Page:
Job creation in Britain is slowing rapidly and is down to its worst rate in 13 years, according to new figures that undermine the continued fall in the headline unemployment figure.
The Office for National Statistics said unemployment fell by 15,000 in the three months to April, while the claimant count fell for the tenth time in 11 months.
However, the shine was taken off the numbers as the ONS also said job growth in the UK was just 0.3pc between February and April, the lowest rate of growth since 1994. Economists warned that the recent drops in the overall jobless numbers could mask genuine weakness developing in the labour market.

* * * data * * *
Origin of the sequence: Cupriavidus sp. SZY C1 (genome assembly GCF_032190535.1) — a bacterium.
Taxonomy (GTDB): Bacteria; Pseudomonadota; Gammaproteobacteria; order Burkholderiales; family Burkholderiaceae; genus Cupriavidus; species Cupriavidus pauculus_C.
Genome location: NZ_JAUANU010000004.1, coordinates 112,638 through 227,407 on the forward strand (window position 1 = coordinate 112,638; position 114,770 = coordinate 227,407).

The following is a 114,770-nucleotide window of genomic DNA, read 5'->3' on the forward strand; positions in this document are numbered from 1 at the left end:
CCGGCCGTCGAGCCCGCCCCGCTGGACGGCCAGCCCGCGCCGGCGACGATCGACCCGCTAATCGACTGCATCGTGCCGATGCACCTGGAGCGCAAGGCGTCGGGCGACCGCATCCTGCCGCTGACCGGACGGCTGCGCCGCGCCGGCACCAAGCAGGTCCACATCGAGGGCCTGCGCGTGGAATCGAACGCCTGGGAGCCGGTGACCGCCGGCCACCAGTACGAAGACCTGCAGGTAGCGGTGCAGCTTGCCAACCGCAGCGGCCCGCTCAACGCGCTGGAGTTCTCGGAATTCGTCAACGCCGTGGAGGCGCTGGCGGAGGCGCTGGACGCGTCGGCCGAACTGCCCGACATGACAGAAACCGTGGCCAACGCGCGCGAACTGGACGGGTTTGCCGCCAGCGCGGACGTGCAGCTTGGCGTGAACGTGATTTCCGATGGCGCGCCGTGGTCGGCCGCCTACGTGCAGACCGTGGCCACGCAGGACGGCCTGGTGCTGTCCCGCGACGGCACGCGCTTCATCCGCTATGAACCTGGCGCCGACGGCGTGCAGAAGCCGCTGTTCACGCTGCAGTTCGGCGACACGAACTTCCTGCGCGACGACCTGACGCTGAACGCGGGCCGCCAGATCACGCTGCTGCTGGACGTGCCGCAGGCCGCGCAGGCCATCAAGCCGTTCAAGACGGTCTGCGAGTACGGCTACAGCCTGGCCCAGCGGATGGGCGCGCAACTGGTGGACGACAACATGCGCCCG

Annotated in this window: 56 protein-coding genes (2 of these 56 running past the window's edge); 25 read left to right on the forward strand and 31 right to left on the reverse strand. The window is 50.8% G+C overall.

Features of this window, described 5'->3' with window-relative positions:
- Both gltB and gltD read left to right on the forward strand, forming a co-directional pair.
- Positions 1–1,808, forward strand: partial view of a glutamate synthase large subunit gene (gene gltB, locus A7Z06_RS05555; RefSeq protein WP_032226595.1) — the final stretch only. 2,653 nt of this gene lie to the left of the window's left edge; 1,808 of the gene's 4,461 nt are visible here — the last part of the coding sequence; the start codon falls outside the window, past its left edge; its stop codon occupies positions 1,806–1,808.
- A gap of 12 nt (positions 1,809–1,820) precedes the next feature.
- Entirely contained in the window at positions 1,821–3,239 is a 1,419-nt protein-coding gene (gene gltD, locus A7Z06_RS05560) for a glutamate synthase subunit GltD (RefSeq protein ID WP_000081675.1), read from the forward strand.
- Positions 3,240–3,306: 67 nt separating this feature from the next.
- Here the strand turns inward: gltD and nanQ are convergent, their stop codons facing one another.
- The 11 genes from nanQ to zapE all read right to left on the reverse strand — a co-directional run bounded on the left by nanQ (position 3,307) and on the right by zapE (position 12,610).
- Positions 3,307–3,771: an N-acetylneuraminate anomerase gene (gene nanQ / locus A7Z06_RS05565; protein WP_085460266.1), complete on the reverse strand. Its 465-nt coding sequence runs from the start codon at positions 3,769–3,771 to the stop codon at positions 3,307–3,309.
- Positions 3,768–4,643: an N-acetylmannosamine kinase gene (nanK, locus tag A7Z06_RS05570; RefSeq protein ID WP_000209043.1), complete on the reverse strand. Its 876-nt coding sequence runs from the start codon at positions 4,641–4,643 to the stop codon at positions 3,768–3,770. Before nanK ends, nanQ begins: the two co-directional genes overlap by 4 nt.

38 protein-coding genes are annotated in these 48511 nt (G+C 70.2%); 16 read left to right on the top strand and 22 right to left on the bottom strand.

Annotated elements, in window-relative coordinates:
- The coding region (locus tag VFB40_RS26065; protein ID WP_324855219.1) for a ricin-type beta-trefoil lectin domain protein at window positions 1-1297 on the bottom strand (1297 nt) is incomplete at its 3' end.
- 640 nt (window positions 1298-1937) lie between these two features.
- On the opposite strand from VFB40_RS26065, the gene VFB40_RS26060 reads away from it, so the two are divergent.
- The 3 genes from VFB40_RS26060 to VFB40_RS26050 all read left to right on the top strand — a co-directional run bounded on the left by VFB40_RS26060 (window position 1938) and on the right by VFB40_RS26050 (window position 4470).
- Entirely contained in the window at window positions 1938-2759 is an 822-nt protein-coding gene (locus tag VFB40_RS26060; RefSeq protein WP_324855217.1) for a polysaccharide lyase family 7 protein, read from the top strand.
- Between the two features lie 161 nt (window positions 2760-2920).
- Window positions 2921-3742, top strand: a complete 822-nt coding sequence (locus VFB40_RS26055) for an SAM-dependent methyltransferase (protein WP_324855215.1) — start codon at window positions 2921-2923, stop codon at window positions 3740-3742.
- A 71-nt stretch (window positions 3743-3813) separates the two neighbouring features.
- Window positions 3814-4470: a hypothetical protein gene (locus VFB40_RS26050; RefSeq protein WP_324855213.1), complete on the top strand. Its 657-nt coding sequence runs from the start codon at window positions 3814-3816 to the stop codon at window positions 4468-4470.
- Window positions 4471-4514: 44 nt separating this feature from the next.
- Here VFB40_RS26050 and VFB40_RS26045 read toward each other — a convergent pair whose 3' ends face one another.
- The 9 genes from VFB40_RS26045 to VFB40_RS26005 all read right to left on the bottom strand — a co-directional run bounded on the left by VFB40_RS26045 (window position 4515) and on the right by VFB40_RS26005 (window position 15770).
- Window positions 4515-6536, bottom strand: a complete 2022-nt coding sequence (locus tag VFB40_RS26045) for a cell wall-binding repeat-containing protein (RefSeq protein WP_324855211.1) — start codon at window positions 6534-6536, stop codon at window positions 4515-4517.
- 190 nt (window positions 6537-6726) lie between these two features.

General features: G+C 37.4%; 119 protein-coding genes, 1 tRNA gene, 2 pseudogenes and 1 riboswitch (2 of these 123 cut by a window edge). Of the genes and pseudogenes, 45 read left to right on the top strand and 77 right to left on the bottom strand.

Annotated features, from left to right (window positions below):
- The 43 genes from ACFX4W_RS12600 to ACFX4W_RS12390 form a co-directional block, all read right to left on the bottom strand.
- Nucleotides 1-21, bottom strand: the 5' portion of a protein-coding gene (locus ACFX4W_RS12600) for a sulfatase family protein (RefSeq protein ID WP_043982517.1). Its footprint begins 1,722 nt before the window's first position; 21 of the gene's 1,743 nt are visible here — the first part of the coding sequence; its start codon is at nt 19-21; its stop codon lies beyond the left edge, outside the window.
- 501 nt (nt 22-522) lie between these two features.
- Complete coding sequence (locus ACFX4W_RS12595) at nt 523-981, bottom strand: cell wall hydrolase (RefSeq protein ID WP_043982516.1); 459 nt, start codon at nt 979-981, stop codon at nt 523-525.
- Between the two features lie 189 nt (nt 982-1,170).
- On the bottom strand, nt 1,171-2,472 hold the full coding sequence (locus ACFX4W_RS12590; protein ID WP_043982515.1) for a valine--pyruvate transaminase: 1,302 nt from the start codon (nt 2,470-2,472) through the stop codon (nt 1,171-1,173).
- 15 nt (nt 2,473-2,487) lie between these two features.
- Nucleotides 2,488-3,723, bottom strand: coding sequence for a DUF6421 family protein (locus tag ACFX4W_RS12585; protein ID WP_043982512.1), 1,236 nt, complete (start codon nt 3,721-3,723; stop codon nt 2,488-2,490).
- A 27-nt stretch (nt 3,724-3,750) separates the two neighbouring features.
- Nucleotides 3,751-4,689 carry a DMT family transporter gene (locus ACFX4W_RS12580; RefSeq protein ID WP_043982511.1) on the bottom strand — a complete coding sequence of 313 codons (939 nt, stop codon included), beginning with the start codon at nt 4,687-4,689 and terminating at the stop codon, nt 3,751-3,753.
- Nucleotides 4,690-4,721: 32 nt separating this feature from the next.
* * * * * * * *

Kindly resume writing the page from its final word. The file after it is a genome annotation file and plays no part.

It coincided with figures showing the job cull in the public sector has accelerated to new peaks. The number of people working for the state dropped by 10,000 in the first quarter, in the latest sign of the serious cutbacks carried out under Gordon Brown. However, at 5.8m, the public sector remains around 750,000 bigger than when Labour won power in 1997.
Job growth reaches its lowest level in 13 years